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Re: gcc 3.1 is still very slow, compared to 2.95.3

> I am sorry to say that according to the profiles, there is no single
> place in GCC where we burn most of the CPU cycles.  The slowdown is commulative
> result of many patches and it is clear that compile time performance has not
> been thread seriously during GCC development (3.0 had number of other problems
> that were addressed).  I personaly will care more the compile time performance
> in next development and hope we will set up some periodic tester to check this
> (this has proved to be effective at runtime perfomrance, where 3.1 is very well of).

I can't prove any of the following, but it seemed to me that the major 
slowdown in the compiler was when we switched from obstacks to ggc.  On a 
machine I regularly use to bootstrap the compiler (StrongARM 110, which 
has 2x16K caches) bootstrap times went from ~3 hours to ~6 hours at around 
the time of that change; despite tuning the GC code, they've never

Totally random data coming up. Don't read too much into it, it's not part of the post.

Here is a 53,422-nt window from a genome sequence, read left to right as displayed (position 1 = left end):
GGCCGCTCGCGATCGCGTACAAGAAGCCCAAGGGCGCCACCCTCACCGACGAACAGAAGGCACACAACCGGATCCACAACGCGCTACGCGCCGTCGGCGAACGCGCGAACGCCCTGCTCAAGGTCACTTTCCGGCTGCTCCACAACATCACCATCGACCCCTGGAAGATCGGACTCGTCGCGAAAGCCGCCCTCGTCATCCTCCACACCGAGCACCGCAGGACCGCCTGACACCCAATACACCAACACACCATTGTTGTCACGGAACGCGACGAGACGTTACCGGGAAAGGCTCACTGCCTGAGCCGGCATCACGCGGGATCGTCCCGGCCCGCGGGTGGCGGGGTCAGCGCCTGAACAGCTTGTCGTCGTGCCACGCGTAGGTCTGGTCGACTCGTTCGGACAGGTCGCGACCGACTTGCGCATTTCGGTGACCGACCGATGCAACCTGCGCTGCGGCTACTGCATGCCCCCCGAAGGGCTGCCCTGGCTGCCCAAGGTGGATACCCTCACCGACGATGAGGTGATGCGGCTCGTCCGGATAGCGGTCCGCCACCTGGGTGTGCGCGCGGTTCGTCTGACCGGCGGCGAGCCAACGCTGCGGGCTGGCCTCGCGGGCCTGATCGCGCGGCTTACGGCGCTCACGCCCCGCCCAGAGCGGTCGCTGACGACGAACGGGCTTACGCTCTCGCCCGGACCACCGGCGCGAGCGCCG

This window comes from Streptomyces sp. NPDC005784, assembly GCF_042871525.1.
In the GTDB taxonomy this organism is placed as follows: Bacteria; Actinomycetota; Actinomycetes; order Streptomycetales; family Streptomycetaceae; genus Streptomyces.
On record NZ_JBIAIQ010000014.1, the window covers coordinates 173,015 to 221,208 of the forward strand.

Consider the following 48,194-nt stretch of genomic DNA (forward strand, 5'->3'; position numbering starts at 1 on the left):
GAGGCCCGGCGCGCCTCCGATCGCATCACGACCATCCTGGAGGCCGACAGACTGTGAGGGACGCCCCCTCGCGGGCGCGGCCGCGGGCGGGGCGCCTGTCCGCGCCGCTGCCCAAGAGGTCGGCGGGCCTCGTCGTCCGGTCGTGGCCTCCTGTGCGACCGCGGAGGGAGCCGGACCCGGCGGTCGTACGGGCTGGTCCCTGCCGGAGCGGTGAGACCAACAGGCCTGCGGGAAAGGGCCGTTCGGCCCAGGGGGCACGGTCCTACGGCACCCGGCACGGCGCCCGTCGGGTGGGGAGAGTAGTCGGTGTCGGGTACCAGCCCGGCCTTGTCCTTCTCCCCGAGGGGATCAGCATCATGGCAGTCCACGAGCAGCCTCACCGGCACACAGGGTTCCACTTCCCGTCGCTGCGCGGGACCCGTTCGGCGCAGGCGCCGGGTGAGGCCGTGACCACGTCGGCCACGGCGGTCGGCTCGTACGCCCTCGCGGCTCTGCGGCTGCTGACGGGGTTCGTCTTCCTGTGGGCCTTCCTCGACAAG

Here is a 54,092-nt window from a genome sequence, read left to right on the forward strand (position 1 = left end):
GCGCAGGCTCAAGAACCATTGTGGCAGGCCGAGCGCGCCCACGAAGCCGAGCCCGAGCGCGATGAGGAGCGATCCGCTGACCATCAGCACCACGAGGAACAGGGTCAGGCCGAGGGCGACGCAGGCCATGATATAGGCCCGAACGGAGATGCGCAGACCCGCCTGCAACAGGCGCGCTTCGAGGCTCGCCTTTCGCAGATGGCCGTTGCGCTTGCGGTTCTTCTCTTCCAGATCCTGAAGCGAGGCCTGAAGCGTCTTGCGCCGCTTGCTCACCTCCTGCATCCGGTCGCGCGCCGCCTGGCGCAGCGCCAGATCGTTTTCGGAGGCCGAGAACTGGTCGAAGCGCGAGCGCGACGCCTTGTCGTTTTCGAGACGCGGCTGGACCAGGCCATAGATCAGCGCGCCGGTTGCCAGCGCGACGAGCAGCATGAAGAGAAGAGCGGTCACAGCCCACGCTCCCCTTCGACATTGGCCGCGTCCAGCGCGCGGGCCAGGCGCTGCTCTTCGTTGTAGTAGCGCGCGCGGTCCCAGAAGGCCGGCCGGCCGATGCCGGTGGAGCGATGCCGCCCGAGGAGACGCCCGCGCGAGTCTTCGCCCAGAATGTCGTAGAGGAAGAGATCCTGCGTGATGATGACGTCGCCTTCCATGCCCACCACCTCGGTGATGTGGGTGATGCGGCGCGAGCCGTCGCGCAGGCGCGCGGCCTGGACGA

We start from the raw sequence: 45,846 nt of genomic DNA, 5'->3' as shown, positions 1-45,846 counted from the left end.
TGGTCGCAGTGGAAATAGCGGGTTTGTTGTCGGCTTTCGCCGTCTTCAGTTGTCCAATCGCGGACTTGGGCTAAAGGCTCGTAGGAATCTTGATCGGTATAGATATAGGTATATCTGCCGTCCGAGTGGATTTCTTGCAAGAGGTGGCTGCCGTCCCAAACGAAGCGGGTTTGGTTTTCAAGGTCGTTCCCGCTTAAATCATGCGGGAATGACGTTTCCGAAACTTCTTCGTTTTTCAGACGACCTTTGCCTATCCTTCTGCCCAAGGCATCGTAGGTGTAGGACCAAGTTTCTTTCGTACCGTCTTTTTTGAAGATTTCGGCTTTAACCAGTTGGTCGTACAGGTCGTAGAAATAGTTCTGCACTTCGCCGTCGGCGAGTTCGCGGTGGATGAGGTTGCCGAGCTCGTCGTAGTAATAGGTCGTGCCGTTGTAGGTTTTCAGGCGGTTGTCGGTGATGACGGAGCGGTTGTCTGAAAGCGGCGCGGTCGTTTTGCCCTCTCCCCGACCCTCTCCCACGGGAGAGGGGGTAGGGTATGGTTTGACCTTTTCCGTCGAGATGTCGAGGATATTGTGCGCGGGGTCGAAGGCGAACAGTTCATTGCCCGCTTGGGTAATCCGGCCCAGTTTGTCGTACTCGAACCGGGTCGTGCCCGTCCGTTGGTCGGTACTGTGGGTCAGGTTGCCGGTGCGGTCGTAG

recovered, since we've added additional languages etc as well.

My suspicions are:

Memory use efficiency:  I suspect we have many partially used pages, since 
each page of memory is only used for objects of a single size we end up 
with many pages with just a few items in them; in particular persistent 
objects can now be scattered anywhere across that memory, rather than 
being gathered in a single block.  We now have to allocate far more pages 
for a small compilation than we did before; I rarely see compilation of a 
C file requiring less than 8M now, it used to be around 3-4M for a typical 
file in GCC.  To make matters worse we regularly touch most of those pages 
rather than just a subset of them, which means the OS can't usefully page 
any of them out.

Cache locality: since things are scattered all over the place we need a 
far larger cache to achieve the same hit rate -- gcc has never been 
particularly kind to caches, but I suspect it is worse now.

Neither of these is going to show up on the standard sampling statistics 
that we measure since the cost is distributed across the entire 

I used to be able to bootstrap on the machine I have with -j2 to get about 
a 5% reduction in compile time.  The growth in memory usage of the 
compiler means that now I get about 20% increase in compile time because 
the machine just thrashes at times.


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